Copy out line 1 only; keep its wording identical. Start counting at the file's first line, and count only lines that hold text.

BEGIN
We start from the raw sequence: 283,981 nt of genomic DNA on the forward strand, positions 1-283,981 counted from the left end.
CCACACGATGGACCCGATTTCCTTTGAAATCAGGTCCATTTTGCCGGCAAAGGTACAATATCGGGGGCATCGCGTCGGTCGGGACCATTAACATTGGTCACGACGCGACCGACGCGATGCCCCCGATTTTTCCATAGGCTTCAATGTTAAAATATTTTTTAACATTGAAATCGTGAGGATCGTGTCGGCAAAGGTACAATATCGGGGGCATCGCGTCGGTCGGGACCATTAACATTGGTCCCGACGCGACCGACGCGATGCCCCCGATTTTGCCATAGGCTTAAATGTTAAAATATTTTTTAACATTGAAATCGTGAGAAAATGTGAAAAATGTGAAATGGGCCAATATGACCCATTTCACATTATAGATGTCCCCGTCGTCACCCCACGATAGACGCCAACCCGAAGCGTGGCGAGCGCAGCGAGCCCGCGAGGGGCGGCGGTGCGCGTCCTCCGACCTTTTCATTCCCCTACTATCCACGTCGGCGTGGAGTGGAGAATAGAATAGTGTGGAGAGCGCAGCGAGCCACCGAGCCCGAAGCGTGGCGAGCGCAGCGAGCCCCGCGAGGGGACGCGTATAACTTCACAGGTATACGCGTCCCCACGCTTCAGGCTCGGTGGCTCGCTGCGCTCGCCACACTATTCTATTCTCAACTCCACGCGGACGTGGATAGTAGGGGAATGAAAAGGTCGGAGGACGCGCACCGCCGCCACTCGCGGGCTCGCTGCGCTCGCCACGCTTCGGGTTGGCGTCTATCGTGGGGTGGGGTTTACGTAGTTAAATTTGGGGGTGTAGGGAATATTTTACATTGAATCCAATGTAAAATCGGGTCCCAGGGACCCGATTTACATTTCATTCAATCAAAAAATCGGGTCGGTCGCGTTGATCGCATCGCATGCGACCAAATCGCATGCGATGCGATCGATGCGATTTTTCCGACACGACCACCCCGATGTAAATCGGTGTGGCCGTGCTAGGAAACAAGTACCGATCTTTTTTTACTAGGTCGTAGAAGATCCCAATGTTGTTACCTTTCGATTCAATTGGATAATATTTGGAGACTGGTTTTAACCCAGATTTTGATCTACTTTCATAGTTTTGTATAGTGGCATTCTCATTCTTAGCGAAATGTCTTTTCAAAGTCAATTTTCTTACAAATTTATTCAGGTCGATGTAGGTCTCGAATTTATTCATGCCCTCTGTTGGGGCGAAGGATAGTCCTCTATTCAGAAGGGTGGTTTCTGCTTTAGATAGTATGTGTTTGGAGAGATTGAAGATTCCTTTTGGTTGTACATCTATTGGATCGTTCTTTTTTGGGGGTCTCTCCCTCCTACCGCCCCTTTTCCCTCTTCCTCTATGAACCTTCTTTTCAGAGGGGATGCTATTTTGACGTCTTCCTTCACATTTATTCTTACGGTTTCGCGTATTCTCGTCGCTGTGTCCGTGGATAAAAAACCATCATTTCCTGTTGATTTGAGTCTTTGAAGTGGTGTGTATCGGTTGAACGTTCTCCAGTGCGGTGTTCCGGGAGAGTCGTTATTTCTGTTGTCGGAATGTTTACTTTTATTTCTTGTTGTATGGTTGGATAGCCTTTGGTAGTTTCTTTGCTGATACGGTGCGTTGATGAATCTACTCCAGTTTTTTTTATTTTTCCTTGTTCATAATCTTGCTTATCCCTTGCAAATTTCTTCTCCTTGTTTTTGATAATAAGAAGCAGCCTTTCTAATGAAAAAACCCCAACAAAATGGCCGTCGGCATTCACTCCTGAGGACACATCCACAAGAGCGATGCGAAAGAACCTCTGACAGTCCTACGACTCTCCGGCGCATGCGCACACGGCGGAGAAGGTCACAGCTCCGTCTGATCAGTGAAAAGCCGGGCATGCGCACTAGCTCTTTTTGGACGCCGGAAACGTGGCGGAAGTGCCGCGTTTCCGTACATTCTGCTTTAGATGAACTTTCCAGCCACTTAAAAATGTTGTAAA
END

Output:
We start from the raw sequence: 283,981 nt of genomic DNA on the forward strand, positions 1-283,981 counted from the left end.